In June 1998, the GARUDAS returned to Whidbey Island after their highly successful deployment. During the six-month deployment, they completed over 300 ONW sorties, accumulating over 1,200 flight hours with an astounding 100% sortie completion rate. The GARUDAS were awarded their second Joint Meritorious Unit award for this period. After a short break, the GARUDAS began preparing and training for their next deployment in late July. Unit level training was conducted around Whidbey Island and at NAS Fallon, Nevada incorporating the Prowler Weapons and Tactics Program (PWTP). The PWTP training culminated with a joint Large Force Exercise with various Air Force units at Red Flag in October.

The year 1999 started with carrier qualifications aboard the USS Lincoln (CVN 72). The squadron then detached to NAWC China Lake for the EA-6B SSA 5.2 software testing. This detachment was cut short because the GARUDAS were needed in Aviano, Italy where tensions were mounting in the Former Republic of Yugoslavia. Negotiations were convened to settle the conflict peacefully, so after two weeks in Italy, the squadron returned to Whidbey Island. Two weeks after that, the peace talks failed and the GARUDAS were redeployed to Italy to support Operation ALLIED FORCE (OAF), arriving there the first day of the conflict.

VAQ-134 had been flying missions for just a few days during Operation Allied Force when they received word that someone had been shot down in enemy territory. This meant Prowlers were needed on station immediately to aid the combat search and rescue (CSAR) mission. Garuda jets were turning, taxiing and taking off within minutes. They went out to the operations area, not sure what to expect, bringing the best in electronic combat to the task. It was late and people were tired, but this is the kind of effort aircrew and maintainers are eager to make. For the eight Garuda aviators, the plan was simple-provide jamming where and when it was needed, and use a High-speed Anti-Radiation Missile (HARM) if anything got in the way. They did both, firing the first Prowler HARM in Operation Allied Force, with another quickly following. They successfully suppressed the enemy air defenses from reaching out and touching the CSAR team, enabling them to rescue the downed F-117 pilot and bring him safely home.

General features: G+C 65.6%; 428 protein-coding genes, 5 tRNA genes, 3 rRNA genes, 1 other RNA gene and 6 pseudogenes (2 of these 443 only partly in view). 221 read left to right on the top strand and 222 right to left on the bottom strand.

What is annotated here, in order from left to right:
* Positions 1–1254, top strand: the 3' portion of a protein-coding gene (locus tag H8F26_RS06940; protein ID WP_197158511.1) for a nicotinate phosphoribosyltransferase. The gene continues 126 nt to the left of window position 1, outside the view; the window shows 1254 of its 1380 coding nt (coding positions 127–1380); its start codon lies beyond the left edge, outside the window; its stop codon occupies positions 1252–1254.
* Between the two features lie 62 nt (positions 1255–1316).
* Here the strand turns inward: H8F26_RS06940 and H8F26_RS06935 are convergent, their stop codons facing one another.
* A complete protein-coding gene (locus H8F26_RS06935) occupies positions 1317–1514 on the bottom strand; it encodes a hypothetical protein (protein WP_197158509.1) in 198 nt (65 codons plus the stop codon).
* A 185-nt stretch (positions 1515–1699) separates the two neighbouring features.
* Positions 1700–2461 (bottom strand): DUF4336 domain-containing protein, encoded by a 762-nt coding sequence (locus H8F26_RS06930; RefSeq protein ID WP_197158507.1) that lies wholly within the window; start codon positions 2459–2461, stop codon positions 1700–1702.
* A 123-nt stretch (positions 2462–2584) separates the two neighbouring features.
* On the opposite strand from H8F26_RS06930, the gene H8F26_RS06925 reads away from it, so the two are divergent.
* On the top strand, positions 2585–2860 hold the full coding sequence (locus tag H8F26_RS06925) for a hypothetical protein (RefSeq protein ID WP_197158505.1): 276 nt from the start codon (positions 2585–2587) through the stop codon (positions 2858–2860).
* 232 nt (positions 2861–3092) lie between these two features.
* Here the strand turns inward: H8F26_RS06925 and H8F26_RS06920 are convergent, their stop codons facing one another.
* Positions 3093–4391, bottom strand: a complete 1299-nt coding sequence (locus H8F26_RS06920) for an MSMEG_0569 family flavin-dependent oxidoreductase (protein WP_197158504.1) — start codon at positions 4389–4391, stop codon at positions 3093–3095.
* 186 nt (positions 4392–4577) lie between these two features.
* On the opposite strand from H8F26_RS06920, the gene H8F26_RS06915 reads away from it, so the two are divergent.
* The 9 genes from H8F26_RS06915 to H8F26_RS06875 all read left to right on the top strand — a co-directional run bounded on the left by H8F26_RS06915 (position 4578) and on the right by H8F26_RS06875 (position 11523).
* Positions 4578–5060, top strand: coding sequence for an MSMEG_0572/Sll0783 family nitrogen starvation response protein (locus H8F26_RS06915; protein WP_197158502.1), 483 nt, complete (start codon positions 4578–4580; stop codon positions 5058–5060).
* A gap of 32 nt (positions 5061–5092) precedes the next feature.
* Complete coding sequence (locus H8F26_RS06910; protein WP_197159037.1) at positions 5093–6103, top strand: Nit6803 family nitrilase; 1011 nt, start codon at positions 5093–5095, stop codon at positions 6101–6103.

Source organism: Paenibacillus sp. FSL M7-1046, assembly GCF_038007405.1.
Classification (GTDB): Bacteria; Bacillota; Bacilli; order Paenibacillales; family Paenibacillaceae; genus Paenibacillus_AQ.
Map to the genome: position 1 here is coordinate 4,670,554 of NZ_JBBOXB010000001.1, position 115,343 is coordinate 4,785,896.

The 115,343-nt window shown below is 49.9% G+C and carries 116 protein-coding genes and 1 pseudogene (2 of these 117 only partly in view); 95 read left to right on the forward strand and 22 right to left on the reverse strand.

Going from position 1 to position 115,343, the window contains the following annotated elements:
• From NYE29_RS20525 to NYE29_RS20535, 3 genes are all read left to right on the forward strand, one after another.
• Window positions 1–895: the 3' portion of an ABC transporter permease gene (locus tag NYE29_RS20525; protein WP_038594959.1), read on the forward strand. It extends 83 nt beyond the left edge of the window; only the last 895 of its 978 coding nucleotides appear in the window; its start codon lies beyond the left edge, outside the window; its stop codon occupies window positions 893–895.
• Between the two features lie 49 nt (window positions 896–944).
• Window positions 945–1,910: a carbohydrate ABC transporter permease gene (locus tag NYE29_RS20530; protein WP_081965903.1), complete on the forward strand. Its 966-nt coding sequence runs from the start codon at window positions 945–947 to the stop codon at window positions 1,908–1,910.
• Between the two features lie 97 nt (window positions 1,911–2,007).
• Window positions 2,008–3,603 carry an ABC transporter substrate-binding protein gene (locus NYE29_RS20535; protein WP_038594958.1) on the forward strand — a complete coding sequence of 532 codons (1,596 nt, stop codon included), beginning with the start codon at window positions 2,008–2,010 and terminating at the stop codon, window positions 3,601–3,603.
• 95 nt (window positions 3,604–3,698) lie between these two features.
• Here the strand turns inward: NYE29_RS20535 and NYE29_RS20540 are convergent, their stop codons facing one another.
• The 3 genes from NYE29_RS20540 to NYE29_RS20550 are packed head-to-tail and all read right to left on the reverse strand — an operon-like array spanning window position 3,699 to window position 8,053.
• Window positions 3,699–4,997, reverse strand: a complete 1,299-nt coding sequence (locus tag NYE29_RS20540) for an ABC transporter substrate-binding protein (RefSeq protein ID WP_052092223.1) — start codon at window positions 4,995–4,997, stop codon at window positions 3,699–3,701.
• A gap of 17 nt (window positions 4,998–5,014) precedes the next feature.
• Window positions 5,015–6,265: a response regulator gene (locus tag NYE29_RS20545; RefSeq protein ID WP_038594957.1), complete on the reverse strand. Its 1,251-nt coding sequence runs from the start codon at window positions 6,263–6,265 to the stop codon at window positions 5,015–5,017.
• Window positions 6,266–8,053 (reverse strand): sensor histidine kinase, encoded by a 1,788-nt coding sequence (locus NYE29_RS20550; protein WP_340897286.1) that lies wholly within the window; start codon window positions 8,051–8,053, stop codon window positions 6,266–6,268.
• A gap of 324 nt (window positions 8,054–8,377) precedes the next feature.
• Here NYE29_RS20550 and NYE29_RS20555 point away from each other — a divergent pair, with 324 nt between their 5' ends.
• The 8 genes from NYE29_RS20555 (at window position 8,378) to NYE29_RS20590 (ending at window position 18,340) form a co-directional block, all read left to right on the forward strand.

The five-week deployment earned the squadron the Navy Unit Commendation award for maintaining a 100% sortie completion rate. At the end of June, the GARUDAS were off again to support Operation NORTHERN WATCH, returning three months later in September having earned the Armed Forces Expeditionary Medal. VAQ-134's outstanding performance throughout the year earned them their eighth Battle "E" and fifth CNO Safety "S."

The year 2000 proved busy, demanding and rewarding for the GARUDAS. The squadron detached to Cold Lake, Canada, where Electronic Warfare support was provided to Canadian Fighter Weapons School CF-18s. From there, the squadron departed to NAS Jacksonville, Florida, to provide support for the All Services Combat Identification Evaluation Team (ASCIET) in which the Prowler was used to test and develop tactics for the identification of red and blue air forces in a simulated combat environment. NAS Point Mugu, California, was the next destination for the Garudas where radar testing versus shipboard radar was completed and proficiency in HARM employment tactics were furthered. Prior to deployment, VAQ-134 detached to Mountain Home AFB to participate in the first USAF Operational Readiness Assessment to include a Navy squadron. The Garudas then deployed to Prince Sultan Air Base in Saudi Arabia in support of Operation SOUTHERN WATCH from July to September 2000. In November 2000, the GARUDAS detached to Holloman AFB, New Mexico to participate in the Joint Global Positioning System Combat Evaluation where the effects of jamming were tested against Global Positioning Systems. The final detachment of the year was to NAF El Centro, California, where the Garudas conducted unit level training in the low-level environment. 2000 proved to be another banner year for safety in VAQ-134 when the squadron achieved 43,000 mishap-free flight hours, the best record for any fleet EA-6B squadron.